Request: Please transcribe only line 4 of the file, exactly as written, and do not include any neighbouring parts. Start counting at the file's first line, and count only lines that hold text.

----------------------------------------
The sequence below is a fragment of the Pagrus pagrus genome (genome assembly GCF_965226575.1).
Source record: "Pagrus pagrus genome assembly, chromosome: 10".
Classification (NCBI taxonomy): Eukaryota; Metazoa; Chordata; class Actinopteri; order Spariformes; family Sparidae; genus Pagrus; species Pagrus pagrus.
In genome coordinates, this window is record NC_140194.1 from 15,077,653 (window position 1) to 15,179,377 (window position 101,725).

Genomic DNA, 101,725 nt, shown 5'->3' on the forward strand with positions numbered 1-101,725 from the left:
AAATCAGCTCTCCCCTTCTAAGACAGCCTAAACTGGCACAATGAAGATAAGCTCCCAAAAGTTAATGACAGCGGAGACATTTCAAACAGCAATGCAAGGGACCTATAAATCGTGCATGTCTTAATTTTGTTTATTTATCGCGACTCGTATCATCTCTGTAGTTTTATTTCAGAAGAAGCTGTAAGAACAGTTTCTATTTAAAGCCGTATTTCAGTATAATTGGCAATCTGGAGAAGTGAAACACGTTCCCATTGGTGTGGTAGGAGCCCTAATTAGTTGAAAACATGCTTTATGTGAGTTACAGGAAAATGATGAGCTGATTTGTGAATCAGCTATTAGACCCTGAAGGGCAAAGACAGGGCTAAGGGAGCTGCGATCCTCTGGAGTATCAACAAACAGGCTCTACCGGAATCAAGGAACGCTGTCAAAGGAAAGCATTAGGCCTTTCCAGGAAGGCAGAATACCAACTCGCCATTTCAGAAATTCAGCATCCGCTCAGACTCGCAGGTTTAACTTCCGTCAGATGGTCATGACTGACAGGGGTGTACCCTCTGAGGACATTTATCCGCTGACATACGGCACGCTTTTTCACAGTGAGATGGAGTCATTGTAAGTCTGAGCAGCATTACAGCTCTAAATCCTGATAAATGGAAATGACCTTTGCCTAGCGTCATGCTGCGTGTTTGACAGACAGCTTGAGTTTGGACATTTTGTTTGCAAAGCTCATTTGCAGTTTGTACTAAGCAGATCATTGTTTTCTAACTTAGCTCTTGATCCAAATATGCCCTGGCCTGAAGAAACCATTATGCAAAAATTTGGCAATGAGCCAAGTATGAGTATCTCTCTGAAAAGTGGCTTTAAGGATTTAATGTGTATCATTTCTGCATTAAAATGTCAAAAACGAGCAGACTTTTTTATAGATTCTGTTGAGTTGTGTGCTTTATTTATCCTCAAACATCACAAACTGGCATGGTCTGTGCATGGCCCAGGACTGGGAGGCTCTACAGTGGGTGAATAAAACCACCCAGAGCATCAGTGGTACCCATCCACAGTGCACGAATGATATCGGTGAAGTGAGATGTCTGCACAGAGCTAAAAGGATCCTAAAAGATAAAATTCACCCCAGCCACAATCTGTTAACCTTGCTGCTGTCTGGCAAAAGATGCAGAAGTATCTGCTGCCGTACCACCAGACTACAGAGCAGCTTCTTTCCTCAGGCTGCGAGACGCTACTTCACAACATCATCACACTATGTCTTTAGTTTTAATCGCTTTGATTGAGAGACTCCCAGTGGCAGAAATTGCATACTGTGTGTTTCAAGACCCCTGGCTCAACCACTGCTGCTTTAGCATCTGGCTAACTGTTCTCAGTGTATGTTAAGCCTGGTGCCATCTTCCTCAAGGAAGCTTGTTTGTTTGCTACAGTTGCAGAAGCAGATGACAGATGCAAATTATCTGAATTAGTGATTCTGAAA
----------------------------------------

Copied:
In genome coordinates, this window is record NC_140194.1 from 15,077,653 (window position 1) to 15,179,377 (window position 101,725).